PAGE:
So you want to become a Yacht Stewardess or Steward, but what exactly does that entail?
The age-old question is always, “What do you do when there are no guests onboard? Your life looks like a permanent vacation”
Well the simple answer is that there is always something for us to do onboard. The best way for me to explain this is to outline life onboard for a Yacht Stewardess or Steward, looking at normal working days, guest onboard trips, and all working lists and tasks that keep our weeks busy.
A “Stew” is an abbreviated term for a Yacht Stewardess or Steward
Working Hours of a Yacht Stewardess or Steward
Firstly, you should not expect normal work weeks, work hours, and weekends. Yachts try their best to ensure the crew is getting a good amount of rest, especially if they are MLC compliant, but it’s not always easy. Depending on your trips and the movement of the yacht, you need to be ready to work 16-hour days when you have guests onboard, be on your feet all day, and not have a normal Saturday to Sunday weekend.
The best way to break down your working schedule is to differentiate between on-charter (you have guests onboard), and off-charter (no guests onboard).
On-Charter Work Schedule
I am going to lay out a schedule for a 50m/164ft vessel with 3 stewardesses. Our guests would rise at 6:30 am which is pretty early, but luckily everyone was in bed by 11pm. Here we plan to get 8 hours of rest at night and a 2-hour break in the day.
However please take note, I have worked on yachts where guests were up at 10 am and partied until sunrise. Each yacht will be different so you need to be flexible and start identifying with your preferred choice of beverage for those late-night essential caffeine fixes.
A Basic Interior On-Charter Rota
The Morning Stewardess – 3rd Stew
- Start @ 5 am
- Take a 2-hour break after breakfast is cleaned up
- Finish @ 21:00
The Chief Stewardess
- Start @ 6:30 am (Guest dependent)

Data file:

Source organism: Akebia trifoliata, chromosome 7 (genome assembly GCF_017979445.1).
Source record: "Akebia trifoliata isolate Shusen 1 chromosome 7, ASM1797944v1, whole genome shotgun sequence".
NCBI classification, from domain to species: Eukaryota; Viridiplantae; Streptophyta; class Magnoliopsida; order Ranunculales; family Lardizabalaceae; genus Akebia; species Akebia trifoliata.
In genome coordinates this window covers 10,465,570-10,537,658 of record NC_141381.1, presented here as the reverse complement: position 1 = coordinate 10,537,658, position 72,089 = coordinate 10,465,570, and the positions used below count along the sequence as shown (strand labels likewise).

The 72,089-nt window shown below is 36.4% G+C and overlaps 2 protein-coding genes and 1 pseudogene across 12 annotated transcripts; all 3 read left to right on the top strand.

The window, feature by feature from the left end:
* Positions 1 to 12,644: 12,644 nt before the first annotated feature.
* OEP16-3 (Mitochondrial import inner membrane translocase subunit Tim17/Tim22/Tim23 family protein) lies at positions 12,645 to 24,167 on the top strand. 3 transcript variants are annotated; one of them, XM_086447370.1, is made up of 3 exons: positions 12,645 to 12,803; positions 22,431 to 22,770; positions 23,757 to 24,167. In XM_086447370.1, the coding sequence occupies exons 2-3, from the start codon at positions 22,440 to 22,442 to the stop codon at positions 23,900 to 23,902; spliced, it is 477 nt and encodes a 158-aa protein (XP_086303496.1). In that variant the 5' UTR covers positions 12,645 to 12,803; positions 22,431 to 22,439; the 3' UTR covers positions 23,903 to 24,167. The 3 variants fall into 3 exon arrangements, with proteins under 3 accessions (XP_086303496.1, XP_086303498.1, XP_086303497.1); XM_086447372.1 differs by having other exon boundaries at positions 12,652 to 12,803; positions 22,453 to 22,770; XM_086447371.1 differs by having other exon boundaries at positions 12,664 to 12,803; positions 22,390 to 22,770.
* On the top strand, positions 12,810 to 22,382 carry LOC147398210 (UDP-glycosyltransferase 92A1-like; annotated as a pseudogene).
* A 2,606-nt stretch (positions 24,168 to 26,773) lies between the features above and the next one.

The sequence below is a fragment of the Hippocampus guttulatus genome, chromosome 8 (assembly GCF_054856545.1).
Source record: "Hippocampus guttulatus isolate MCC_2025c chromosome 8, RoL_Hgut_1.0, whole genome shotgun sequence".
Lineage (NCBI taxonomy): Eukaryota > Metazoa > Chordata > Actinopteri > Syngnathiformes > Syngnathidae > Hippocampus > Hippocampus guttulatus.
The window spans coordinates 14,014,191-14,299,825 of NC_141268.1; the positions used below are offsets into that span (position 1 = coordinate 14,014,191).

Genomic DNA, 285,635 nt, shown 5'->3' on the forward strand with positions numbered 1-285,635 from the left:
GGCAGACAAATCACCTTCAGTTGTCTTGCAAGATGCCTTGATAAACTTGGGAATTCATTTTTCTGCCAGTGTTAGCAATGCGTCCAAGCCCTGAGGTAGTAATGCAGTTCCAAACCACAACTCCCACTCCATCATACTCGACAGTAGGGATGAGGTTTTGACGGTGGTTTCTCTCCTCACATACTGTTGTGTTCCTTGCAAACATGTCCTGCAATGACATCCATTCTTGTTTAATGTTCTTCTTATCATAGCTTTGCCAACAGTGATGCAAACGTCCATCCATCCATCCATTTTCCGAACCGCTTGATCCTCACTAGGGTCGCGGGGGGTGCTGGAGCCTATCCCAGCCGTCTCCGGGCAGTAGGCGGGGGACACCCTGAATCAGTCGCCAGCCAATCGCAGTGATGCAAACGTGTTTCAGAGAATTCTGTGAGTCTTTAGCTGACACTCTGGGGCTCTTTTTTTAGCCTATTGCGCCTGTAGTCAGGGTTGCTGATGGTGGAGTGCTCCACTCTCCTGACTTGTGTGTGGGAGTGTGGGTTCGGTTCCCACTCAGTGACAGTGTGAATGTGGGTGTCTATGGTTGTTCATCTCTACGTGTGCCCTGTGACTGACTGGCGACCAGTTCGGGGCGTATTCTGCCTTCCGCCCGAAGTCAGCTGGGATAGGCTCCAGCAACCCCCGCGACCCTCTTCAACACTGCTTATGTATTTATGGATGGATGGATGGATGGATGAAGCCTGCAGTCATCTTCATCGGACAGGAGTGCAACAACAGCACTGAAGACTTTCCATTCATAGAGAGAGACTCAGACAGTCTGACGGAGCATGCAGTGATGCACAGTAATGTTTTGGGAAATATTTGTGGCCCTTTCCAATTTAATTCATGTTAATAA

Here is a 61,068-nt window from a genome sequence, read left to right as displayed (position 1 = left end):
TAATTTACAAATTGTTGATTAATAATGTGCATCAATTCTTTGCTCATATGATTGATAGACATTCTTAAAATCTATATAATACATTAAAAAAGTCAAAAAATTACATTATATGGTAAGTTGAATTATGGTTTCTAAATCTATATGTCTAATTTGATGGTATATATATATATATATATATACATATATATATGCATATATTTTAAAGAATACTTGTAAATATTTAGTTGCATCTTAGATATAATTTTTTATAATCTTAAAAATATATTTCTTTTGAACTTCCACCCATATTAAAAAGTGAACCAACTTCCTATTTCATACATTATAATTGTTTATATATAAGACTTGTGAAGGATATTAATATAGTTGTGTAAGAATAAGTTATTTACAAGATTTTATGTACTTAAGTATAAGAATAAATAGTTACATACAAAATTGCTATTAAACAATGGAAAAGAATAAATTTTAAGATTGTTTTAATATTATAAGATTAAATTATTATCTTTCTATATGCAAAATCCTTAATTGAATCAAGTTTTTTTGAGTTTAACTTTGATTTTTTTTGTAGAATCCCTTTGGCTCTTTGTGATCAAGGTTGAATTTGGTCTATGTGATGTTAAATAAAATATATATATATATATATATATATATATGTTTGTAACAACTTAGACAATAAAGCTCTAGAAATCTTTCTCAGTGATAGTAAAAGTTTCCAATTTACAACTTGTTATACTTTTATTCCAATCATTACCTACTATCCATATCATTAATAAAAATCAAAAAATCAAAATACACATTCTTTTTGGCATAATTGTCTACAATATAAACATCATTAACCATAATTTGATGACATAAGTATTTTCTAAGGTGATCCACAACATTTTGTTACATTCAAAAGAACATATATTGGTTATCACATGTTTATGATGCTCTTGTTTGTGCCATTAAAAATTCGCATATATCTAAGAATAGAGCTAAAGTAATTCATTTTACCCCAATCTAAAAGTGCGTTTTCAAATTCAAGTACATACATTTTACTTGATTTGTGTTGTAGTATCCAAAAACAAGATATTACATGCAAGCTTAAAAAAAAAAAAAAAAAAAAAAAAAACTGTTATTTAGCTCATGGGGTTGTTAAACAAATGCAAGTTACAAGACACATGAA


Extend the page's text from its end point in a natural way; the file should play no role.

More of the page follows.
- Take a 2-hour break when guest lunch has been served depending on the afternoon guest activities
- Finish when the guests have had dinner and the stew pantry is in good shape
The Late Stewardess (2nd stew)
- Start 8 hours after they went to bed
- Take a 2-hour break when the Chief Stew returns from her break
- Finish when the guests have gone to bed and the night duties are complete (to be discussed in detail later)
Role Overview and Responsibilities of a Yacht Stewardess or Steward
The Morning Stewardess or Steward
As a Junior Yacht Stewardess, you will probably start with the breakfast service role after gaining experience working with the Chief Stew and undergoing service training.
At 5:00 am you need to be on deck (this time varies and is guest dependent). To ensure you have a calm morning and a pleasant experience for guests, it’s important to wake up early enough to have the breakfast buffet fully set and a lovely table arranged before they wake up.
You should have a checklist of everything that needs to go out in the morning such as the coffee station, infused water, jams, butter, condiments, milk, yoghurts serving utensils, and anything the chef needs to serve up the buffet. The list will be long and detailed so use it to avoid forgetting anything.
While you wait for guests to rise, you can dust and check for anything the late Stew may have missed the night before (they will have left you notes).
As guests wake up, you will serve breakfast with the assistance of the Chief Stewardess.
In addition, you will be required to step down into cabins and assist the 2nd stew with cabin turn-ups. Get ready to get your daily step count complete in 2 hours, you’re about to get very busy!
Once you have fully cleaned up breakfast, washed and packed away all dishes, cleared the table setting, and tidied your service areas, you will take a 2 hour break.
When you return from your break you will jump into laundry and housekeeping for the rest of the day and listen out for your radio in case you are needed to assist with service again.